The platforms directory is created when you start a build or add a target platform to your project. The NativeScript tooling creates a new subdirectory with the respective platform name. These subdirectories have the platform-specific project structure required for native development with the native SDKs of the platform. When the project is prepared for build, the NativeScript tooling copies relevant content from the app directory to the platform-specific subdirectory for each target platform.

IMPORTANT: Avoid editing files located in the platforms subdirectories because the NativeScript CLI overrides them with the content of the app directory during the prepare <Platform> process.

The package.json file

The main package.json, which is located in the root directory of the project, contains details about the application, its dependencies and other helpful information. You can set common npm package.json properties like author, description and version, or specify the npm packages and NativeScript plugins on which your app depends by modifying the dependencies and devDependencies attributes.

The root package.json also contains several NativeScript-specific properties which are placed inside the nativescript object:

  • id - Specifies the unique application identifier (App ID) of the app. To be able to build for both Android and iOS, your App ID must be unique and contain two or more strings, separated by a dot. Each string must start with a letter and should contain only letters and numbers. The app identifier must not start with an uppercase letter. (!!!!! LINK DOCUMENT ABOUT SEPARATE IDENTIFIERS -> NS 5.0 release)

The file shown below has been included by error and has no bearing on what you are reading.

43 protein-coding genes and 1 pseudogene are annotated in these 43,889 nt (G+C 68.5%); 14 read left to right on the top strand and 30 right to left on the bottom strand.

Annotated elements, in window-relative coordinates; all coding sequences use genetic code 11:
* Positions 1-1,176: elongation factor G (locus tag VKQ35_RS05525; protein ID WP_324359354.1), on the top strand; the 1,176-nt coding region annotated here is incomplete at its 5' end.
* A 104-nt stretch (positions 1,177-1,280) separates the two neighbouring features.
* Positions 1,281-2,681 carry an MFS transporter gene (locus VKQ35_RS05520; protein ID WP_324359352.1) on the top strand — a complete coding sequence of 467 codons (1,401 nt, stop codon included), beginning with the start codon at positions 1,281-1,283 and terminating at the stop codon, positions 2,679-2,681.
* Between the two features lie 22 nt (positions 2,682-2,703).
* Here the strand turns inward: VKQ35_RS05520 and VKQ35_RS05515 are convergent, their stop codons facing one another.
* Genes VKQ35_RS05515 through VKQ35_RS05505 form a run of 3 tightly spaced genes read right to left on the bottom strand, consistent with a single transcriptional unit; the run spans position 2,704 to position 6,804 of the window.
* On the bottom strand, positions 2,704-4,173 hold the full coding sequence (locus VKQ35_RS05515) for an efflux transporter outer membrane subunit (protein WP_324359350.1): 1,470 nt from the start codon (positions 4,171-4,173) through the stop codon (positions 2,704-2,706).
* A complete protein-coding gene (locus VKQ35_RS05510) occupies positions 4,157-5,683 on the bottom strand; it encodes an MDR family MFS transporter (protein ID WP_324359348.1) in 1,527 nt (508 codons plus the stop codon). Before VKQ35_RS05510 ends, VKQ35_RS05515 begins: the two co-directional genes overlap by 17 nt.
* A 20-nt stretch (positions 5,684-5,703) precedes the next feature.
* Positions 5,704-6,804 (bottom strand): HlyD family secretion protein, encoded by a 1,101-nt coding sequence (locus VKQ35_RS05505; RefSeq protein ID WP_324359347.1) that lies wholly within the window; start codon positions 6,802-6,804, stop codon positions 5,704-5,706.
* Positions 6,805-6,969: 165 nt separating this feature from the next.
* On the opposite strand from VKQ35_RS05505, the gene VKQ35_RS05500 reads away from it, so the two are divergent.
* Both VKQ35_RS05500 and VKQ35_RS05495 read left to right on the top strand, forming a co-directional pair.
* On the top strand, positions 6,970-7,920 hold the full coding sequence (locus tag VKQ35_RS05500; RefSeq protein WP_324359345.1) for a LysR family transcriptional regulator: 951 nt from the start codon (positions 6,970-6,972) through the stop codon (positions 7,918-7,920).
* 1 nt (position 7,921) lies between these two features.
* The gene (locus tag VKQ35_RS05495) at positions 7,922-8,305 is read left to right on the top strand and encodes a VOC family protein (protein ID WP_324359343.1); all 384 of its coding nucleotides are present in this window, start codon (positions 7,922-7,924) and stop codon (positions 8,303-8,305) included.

• tns-android.version - Specifies the version of the Android runtime. If the property is missing, the latest version of the runtime will be added on the first run or build for Android.
  • tns-ios.version - Specifies the version of the iOS runtime. If the property is missing, the latest version of the runtime will be added on the first run or build for iOS.

Here is an example of a basic main package.json file:

{
    "nativescript": {
        "id": "org.nativescript.myApplication",
        "tns-android": {
            "version": "5.0.0"
        },
        "tns-ios": {
            "version": "5.0.0"
        }
    },
    "description": "My NativeScript Application",
    "license": "MIT",
    "repository": "https://github.com/myApplication",
    "dependencies": {
        "nativescript-theme-core": "~1.0.4",
        "tns-core-modules": "~5.0.0"
    },
    "devDependencies": {
        "nativescript-dev-typescript": "~0.7.0",
        "typescript": "~2.7.2"
    },
    "readme": "My NativeScript Application"
}

The hooks directory